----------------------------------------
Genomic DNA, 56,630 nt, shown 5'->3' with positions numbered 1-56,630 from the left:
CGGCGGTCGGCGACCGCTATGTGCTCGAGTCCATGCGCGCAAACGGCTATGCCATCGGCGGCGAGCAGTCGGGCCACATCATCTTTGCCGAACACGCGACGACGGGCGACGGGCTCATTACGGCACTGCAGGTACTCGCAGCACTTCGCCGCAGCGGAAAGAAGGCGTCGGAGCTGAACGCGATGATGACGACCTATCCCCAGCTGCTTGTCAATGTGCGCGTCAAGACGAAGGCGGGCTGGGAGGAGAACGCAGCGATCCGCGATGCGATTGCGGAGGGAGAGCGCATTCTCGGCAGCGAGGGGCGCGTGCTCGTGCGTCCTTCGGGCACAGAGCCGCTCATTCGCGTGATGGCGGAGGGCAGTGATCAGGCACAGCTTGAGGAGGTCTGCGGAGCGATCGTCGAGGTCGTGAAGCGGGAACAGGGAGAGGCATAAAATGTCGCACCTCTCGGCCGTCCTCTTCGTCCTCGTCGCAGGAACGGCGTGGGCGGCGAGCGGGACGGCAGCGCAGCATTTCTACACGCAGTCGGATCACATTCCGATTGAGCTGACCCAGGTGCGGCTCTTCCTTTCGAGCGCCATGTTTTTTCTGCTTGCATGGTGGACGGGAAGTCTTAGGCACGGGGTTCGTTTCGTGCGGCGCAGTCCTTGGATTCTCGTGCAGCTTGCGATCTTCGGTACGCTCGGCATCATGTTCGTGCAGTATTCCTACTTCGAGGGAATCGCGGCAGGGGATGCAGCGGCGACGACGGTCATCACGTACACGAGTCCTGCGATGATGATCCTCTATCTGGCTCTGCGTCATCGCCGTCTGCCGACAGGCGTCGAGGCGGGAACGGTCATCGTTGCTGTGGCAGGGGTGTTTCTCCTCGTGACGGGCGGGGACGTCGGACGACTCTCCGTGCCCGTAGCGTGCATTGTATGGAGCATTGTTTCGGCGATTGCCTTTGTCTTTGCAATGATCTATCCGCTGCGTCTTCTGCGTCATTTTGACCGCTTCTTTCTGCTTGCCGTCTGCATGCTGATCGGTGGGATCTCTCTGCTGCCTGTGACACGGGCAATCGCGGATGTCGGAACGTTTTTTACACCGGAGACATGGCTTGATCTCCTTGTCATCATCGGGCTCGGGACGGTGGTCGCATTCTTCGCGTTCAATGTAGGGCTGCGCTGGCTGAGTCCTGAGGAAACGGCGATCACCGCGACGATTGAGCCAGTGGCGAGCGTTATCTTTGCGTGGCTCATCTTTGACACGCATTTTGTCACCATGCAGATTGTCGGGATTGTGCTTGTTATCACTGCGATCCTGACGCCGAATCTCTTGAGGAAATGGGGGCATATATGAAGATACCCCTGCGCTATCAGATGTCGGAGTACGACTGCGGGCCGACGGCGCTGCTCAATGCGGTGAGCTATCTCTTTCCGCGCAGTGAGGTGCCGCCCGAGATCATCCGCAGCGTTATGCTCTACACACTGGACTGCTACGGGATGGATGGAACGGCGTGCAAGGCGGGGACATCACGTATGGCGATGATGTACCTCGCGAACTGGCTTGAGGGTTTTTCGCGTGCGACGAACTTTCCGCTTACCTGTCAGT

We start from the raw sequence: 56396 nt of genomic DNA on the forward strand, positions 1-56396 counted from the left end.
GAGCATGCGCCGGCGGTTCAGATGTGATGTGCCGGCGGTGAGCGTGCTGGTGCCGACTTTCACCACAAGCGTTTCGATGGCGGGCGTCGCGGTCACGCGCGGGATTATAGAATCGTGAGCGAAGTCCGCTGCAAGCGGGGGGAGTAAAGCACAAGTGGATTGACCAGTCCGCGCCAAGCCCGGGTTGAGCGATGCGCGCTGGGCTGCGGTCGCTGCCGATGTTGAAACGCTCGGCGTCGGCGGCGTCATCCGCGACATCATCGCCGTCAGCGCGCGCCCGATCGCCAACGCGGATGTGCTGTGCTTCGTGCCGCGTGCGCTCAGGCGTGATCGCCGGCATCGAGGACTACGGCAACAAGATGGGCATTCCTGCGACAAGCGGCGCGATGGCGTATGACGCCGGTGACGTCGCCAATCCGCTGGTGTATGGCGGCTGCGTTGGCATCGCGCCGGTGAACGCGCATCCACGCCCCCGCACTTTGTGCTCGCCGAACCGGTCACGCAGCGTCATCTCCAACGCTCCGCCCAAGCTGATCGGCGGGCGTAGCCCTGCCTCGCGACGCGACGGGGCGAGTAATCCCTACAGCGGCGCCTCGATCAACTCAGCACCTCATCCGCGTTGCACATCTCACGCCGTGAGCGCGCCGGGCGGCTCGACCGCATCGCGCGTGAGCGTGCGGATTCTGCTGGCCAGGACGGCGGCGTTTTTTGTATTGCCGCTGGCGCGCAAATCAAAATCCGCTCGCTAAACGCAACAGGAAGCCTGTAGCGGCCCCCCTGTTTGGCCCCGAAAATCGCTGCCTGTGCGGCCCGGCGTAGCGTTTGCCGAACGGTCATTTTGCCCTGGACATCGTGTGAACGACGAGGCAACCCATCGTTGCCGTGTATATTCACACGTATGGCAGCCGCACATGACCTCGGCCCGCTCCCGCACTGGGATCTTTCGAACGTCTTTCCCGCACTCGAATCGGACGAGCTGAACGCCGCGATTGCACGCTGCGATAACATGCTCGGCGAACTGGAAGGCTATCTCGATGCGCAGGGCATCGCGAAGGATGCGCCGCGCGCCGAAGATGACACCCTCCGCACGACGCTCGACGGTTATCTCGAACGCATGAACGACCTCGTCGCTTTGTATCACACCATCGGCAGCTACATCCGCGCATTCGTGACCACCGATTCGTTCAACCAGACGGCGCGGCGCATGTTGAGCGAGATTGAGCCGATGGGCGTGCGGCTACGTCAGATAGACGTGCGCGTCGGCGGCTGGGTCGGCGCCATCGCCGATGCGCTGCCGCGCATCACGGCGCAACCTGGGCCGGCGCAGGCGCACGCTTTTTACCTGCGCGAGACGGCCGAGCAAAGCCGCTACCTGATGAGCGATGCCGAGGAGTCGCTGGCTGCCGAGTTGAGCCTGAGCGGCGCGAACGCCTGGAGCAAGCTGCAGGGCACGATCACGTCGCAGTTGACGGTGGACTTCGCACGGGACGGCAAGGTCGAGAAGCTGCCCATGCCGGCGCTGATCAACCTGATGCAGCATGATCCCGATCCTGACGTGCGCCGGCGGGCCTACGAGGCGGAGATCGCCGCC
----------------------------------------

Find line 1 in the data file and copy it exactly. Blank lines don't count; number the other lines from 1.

Genomic DNA, 56,630 nt, shown 5'->3' with positions numbered 1-56,630 from the left: